In a movie stuffed full of emotional moments, perhaps nothing about Inside Out packs more of a feelings punch than Bing Bong. Once the imaginary friend of Riley, the girl whose mind plays host to all the movie’s action, he spends his days deep in the recesses of her memory, mostly forgotten but willfully believing that she’ll call him up again one day.

Bing Bong (spoiler!) eventually disappears completely, in the most heart-wrenching death Pixar could have possibly dreamed up. Until relatively recently, though, the loss of an imaginary friend wouldn’t be considered something worth mourning. As a recent Science Friday article noted, they were once considered a sign of something unhealthy, or even sinister:

Historically, many researchers and parents thought that imaginary companions were harmful or evil, and were a sign of a social deficit, demonic possession, or mental illness. For instance, at the University of Alabama’s Knowledge in Development (KID) Lab, lead psychologist Ansley Gilpin recently heard of a case where a parent thought her daughter might have schizophrenia. It turned out that the child just had an imaginaryfriend.

The stigma, as the anecdote about Gilpin illustrates, is still alive and well, but it’s fading. Over the past several decades, as Science Friday also recently documented in a series of episodes on the subject, researchers have established imaginary friendship as perhaps psychology’s most delightful area of study. And perhaps more importantly, they’ve discovered that having an imaginary companion isn’t abnormal or unusual – and living in an imaginary world might even help kids develop valuable skills for the real one.

In other words, for concerned parents who might want to see it spelled out: An imaginary friend is nothing to worry about. First of all, they’re incredibly common — by some estimates, 65 percent of kids have had an imaginary friend by age 7. And kids know they aren’t real; researchers today believe these made-up companions aren’t an indication of loneliness or a deficit of social skills so much as they are a normal way for kids to exercise their imaginations.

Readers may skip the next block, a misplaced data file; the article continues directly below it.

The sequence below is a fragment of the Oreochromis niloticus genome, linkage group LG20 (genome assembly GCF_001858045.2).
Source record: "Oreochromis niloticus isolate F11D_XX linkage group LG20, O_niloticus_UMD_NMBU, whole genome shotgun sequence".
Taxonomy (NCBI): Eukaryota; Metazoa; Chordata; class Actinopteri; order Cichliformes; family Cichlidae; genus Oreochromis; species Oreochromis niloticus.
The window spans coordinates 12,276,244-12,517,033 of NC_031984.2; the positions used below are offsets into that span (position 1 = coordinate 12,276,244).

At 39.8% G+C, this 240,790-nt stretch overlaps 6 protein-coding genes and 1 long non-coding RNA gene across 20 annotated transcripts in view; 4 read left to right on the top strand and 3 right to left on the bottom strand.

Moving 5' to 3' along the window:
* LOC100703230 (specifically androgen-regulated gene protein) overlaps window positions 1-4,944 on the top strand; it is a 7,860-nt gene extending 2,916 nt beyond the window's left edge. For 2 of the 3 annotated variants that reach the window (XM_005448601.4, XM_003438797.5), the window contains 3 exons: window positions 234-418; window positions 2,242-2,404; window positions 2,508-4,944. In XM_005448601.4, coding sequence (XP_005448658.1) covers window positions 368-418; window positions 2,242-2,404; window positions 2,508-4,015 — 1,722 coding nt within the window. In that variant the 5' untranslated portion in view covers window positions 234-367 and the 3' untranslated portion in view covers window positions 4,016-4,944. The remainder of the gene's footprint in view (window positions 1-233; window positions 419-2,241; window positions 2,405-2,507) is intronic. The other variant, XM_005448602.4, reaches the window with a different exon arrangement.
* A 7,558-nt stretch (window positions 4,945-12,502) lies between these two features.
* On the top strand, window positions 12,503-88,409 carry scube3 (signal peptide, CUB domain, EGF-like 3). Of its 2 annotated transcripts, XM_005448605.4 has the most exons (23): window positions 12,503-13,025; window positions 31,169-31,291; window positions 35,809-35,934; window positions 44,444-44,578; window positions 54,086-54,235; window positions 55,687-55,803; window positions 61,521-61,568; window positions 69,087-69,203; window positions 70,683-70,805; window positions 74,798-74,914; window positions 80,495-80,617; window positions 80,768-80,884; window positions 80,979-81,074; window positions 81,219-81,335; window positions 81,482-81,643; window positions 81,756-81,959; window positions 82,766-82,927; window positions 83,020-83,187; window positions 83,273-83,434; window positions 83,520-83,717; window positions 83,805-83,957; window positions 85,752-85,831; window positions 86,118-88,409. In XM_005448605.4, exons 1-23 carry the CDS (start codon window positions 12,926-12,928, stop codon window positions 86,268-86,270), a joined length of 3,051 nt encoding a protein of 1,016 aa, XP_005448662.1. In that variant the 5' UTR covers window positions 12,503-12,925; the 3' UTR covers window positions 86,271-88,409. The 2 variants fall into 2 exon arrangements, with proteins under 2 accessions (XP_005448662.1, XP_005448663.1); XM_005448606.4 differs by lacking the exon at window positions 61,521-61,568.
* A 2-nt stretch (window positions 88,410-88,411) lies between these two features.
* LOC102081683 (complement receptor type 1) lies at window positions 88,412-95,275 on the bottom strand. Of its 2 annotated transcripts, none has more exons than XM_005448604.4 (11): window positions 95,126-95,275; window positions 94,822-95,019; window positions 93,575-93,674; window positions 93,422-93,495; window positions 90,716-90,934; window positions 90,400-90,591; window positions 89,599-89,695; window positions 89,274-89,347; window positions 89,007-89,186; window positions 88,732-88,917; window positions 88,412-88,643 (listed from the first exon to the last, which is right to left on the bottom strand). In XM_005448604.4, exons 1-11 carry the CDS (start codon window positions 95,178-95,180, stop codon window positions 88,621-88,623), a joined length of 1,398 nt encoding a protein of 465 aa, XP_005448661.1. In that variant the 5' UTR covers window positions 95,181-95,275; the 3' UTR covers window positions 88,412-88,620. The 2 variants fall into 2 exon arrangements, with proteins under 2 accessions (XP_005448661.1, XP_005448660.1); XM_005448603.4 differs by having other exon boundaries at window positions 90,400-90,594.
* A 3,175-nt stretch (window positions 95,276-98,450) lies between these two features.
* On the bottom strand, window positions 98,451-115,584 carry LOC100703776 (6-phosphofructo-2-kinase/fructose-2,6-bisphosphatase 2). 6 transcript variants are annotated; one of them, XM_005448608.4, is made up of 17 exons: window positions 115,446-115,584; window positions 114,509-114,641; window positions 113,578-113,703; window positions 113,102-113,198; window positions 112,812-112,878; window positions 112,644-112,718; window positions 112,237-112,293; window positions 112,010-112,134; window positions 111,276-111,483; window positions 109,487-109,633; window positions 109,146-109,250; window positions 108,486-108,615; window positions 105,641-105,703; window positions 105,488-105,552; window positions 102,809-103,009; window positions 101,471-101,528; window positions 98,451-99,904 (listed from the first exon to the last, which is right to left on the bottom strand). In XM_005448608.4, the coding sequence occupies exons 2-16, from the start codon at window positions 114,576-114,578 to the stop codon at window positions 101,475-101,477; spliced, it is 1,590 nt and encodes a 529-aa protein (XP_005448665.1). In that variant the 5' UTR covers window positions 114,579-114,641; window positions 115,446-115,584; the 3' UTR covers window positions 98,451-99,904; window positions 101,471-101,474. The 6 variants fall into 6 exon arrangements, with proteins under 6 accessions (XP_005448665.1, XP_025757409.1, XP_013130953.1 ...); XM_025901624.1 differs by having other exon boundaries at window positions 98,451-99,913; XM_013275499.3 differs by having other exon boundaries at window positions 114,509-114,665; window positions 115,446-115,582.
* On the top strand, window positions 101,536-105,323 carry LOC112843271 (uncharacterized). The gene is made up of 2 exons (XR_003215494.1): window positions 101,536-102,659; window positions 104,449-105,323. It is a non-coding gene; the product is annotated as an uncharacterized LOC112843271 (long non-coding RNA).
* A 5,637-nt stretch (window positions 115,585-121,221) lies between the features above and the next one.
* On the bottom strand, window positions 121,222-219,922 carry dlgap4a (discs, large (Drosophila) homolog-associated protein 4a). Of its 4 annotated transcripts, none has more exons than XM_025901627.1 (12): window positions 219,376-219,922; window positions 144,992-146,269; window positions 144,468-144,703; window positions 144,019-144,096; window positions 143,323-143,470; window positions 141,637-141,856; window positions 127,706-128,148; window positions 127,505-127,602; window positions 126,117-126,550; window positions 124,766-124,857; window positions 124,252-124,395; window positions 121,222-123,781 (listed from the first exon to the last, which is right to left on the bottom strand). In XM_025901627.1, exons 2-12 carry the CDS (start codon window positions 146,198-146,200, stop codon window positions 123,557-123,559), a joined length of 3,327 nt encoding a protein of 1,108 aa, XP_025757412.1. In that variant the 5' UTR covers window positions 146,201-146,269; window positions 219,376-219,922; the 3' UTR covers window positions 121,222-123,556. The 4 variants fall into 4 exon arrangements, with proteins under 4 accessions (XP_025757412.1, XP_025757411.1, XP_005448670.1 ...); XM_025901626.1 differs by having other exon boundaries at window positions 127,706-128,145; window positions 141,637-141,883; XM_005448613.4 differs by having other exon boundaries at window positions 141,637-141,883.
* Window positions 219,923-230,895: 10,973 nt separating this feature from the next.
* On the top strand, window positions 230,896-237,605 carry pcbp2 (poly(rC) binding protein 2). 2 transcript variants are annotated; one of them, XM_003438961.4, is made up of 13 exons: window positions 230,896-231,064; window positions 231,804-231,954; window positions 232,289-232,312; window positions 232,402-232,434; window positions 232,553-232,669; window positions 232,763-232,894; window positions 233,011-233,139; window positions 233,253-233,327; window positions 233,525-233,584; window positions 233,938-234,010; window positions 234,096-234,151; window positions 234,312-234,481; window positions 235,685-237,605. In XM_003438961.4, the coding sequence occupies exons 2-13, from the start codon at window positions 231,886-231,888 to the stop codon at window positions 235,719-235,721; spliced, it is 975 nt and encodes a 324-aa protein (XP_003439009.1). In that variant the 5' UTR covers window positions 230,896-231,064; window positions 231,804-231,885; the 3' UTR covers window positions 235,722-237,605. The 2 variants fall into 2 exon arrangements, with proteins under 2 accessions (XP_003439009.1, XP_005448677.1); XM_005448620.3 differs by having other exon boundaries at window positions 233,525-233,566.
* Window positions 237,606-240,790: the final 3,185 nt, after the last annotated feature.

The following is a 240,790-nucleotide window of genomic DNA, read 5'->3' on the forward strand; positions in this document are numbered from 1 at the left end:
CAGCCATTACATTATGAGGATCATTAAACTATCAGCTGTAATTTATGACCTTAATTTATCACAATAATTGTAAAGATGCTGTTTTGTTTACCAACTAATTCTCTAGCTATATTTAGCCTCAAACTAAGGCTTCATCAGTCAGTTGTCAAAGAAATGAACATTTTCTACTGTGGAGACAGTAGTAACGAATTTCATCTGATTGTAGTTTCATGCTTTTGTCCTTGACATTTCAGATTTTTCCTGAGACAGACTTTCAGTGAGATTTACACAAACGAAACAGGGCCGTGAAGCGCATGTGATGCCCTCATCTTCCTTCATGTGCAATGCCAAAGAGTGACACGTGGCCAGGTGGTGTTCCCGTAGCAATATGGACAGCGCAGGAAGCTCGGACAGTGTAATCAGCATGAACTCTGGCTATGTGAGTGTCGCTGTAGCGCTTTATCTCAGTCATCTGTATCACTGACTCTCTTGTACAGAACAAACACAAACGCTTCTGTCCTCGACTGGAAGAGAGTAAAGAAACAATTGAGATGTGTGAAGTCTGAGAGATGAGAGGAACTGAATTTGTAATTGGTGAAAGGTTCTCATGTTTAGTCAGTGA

Link to the rest at Science of Us

PG suspects many authors may have had imaginary friends when they were younger.

How to Become a Ghostwriter

23 June 2016

From author Roz Morris via Jane Friedman:

Could you become a ghostwriter?

Before I ever published anything with my own byline, I’d already sold 4 million books as a ghostwriter.

Book ghostwriting is much more widespread than you’d suspect. Many writers—even well-known names—also use their skills for hire. Sometimes they’re credited. Sometimes they’re completely incognito.

Why do they do it? Well, money—obviously. Established ghostwriters get paid at a rate that’s fair for the time they spend. That’s pretty remarkable at a time when book advances are dwindling and authors are struggling to earn a decent living from book sales. Journalists, too, are finding that ghostwriting is a good career move. While magazines and online publications cut their staff to the bone, the book trade needs reliable wordsmiths who can quickly produce manuscripts to a brief, or interview a notable person to write their life story. But the ghostwriting world is broader and deeper than memoirs and celebrities. The deeper you dig, the more opportunities you find.

Even fiction publishers use ghostwriters. Funnily enough, people are surprised to hear this. But if you’re a fiction writer, you already know you didn’t learn your craft overnight. Neither can many of the people whose names go on novels.

. . . .

Publishers might look for ghostwriters to help an author they’d like to publish. You might spruce up an existing manuscript or write the book from scratch. Ghostwriters are also needed by literary and entertainment agents. A client might have a book idea and need to get a writer on board to sell it to a publisher. Writing book proposals is a significant part of the ghostwriter’s work.

. . . .

You need to be good at interviewing and earning the trust of the subject. That’s lovely if you get on well with them. You have to be willing to respect their work, their achievements and their goals. But sometimes you have to use ingenious wiles to get enough good book material.